Reverse Engineer Your Life

Setting goals is essential to creating the life you want, but there’s often a disconnect between what we want to accomplish and the steps we must take to accomplish it.

Traditional goal setting often fails because the goal is too vague, too big, or we don’t fully understand what we need to do to attain it.

We may take steps we think will lead us to our goal, but when we lack information or fail to see quick results, we may give up or get distracted by things that move us in the wrong direction.

Part of the problem is unlimited choice. 

When I first started my financial independence journey, I was overwhelmed by the choices I had to make to reach my goal of becoming a millionaire by the time I turned 30.

I eventually realized my goal through a combination of trial and error and learning as much as I could about personal finance and investing so I could make the most informed decisions possible.

It wasn’t super efficient, but it worked because I took action every day and corrected errors quickly when I needed to. As soon as I realized something wasn’t going to help me save $1 million, I stopped doing it.

Over time, I started to understand what worked and what didn’t so I didn’t need to waste time trying the wrong things in the first place.

I also learned my limits so I could filter out the things that might work but would force me to do something I didn’t want to do or would compromise my quality of life.

Now I take a different approach. I work backward.

Instead of setting a goal and figuring out what next action I need to take, I set a goal and reverse engineer the way to achieve it. This makes it easier to figure out exactly what I need to do and in what order.

Think of it like trying to solve a maze puzzle. There is only one solution, but if you start at the beginning, there is no way to know which of the many turns you can make will lead you to the end.

But if you start at the end, you can easily find the route that leads you to the beginning.

There are four things you can do to reverse engineer your goals:

1. Be as specific about your goal as possible

If you want to retire by 30, you need to know exactly how much money you need to save in order to do so.

That amount will change depending on a variety of factors: where you live, what lifestyle you want, whether you want to have kids, whether you want to stop working completely, what hobbies you want to pursue, etc.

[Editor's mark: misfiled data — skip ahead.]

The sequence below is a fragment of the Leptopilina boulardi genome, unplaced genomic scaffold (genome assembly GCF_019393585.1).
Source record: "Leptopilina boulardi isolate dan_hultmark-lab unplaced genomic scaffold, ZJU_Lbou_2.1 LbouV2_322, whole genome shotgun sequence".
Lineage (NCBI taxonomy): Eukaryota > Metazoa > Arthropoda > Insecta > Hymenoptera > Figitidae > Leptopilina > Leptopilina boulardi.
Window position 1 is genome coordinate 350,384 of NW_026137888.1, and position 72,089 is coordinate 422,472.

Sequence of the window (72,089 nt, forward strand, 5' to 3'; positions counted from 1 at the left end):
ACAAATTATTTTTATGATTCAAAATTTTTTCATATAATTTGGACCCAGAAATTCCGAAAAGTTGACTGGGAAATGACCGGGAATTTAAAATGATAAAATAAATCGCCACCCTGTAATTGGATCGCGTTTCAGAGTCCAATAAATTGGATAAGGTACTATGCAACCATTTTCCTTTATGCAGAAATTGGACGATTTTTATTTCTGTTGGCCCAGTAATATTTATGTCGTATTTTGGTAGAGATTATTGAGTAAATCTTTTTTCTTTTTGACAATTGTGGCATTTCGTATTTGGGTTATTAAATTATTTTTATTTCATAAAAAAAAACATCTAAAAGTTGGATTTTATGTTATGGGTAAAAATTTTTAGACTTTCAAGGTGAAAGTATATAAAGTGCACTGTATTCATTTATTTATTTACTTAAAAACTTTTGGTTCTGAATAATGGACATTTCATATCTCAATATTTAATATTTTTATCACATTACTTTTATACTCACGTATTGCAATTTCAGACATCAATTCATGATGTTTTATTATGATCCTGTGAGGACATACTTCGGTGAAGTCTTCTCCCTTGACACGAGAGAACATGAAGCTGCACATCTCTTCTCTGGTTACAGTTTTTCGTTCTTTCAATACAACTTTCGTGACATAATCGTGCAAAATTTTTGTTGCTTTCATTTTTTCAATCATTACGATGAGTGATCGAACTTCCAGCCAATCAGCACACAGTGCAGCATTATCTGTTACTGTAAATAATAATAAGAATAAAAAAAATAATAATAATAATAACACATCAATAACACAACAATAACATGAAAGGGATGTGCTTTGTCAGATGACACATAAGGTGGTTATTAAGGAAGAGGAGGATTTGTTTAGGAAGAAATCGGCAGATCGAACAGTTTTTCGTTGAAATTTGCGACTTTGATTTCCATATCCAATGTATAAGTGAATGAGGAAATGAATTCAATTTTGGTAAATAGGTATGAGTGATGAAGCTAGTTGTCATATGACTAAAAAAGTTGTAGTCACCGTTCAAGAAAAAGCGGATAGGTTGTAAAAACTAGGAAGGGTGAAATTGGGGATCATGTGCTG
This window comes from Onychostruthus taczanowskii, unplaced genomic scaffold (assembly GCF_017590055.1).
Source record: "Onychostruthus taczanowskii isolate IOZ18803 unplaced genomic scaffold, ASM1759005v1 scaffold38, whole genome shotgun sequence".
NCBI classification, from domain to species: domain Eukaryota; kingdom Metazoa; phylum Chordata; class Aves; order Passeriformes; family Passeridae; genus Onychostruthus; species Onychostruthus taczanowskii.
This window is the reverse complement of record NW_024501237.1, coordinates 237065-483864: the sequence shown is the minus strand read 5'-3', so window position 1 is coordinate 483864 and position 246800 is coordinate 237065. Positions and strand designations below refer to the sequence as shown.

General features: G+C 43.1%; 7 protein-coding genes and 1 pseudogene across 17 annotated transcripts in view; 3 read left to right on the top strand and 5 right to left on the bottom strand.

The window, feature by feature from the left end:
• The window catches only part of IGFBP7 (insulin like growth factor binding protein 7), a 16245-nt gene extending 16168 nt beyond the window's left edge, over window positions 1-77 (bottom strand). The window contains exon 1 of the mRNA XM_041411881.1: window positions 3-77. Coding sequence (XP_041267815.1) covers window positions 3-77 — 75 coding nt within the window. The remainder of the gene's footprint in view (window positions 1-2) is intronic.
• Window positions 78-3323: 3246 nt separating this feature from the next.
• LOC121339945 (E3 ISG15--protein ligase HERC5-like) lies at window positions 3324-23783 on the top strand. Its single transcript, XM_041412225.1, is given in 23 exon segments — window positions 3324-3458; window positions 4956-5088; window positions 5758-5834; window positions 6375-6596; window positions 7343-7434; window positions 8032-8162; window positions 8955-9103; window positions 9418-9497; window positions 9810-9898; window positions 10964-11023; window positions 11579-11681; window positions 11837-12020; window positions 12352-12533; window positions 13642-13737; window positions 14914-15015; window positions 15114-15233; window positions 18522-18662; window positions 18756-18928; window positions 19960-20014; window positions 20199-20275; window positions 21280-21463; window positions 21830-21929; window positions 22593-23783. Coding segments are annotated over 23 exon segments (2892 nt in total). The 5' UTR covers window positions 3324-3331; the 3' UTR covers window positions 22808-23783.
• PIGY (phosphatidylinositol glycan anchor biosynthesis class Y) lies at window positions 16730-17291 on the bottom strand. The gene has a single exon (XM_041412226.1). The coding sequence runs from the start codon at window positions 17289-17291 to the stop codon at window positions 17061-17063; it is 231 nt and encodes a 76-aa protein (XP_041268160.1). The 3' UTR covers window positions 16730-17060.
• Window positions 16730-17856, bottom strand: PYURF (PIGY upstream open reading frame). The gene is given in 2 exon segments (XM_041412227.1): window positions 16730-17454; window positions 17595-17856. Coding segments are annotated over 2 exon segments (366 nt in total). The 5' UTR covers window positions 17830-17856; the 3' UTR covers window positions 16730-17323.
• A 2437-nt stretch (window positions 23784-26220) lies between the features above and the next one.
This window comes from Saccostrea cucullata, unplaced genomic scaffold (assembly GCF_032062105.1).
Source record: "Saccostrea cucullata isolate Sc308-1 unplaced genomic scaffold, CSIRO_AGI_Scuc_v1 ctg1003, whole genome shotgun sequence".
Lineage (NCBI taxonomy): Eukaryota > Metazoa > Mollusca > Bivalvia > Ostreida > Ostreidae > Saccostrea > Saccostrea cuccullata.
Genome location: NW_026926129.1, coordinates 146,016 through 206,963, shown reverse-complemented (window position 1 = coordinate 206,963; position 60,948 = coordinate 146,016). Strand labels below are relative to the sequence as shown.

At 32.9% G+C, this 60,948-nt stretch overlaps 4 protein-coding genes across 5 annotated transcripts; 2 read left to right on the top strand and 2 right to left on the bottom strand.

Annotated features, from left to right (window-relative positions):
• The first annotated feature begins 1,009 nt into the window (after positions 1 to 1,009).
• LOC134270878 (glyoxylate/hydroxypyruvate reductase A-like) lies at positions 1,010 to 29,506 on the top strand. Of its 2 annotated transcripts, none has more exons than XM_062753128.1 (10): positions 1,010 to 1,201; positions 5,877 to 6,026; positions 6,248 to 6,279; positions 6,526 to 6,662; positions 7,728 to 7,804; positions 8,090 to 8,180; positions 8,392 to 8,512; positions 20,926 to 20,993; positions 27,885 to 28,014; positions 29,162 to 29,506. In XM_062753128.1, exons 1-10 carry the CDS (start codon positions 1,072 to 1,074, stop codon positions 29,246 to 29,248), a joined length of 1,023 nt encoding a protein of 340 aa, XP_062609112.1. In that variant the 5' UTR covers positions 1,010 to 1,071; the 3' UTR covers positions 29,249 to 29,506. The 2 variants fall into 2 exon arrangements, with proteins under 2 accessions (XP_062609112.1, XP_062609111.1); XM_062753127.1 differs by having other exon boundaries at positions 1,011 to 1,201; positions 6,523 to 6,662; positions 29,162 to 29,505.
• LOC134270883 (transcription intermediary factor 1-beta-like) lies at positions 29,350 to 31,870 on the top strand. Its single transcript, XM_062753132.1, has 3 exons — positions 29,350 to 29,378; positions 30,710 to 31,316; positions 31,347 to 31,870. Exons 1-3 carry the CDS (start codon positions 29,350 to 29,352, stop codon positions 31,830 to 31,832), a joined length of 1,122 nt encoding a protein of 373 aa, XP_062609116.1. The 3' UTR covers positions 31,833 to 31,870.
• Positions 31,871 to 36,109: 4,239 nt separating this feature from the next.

The more specific you can be about what you want your life to look like, the easier it is to know what steps you need to take to get there.

A more specific goal is also more motivating because you can more easily visualize what your future will look like and get excited by what you see. It also makes it significantly easier to strategize.

2. Give yourself a deadline

I have a hard time thinking beyond 5 years, so I set big goals in 5 year increments. I became a millionaire within 5 years. I started and sold Millennial Money 5 years after that.

After I achieved that goal, I set up my holding company MMG Media Group with the express goal of acquiring and growing websites and selling them for profit within the next 5 years.

This timeline allows me to stay motivated and focused without burning out. It’s long enough to accomplish what I need and short enough that I can make predictions using the information I have today.

Your time horizon will shift depending on your goal and your limits. But having a deadline in mind will keep you focused.

3. Know your limits

Knowing and honoring what you want and don’t want out of life simplifies decision-making by reducing the number of options available to you.

I’ve written before about freedom only existing within limits.

I don’t like to travel for work, manage employees or take money from outside investors. This limits the ways in which I can grow my company but makes it easier for me to figure out what I can do.

It also makes my life better because I’m not doing things that stress me out and add unnecessary weight to my life. This keeps me from burning out like I used to.

Maybe you don’t want to work more than 40 hours a week, want the flexibility of working remotely, or prefer to work behind the scenes instead of having to handle clients or customers.

When you honor your limits, your goal becomes more sustainable because you build your business to support your life, not the other way around.

4. Take action to improve your intuition

As I wrote about in the last newsletter, the main thing that separates people who accomplish big goals and those that don’t is their ability to take consistent, meaningful action.

You will rarely have perfect information, and the only way to truly know what will happen is to make a choice and see how it plays out.

The more you do this, the easier it becomes. You learn more about what works and you train your intuition to fill in the information gaps you’re left with.

You begin to see patterns and opportunities that were previously invisible.

Every day new tools appear to increase the number of opportunities available to us and the paths to get there.

Setting a goal in this environment can be both motivating and paralyzing. Things are moving so fast that our brains can hardly keep up.

It’s easy to see how we arrive at a destination once we get there, but I’ve found trying to reverse engineer where I want to be particularly powerful in my own life.

Grant Sabatier writes about money, mindfulness, and financial independence – all with the ultimate goal of helping you build a life you love.

His story and ideas have been featured in The New York Times, Washington Post, NPR, CNBC, Business Insider, and many other places.

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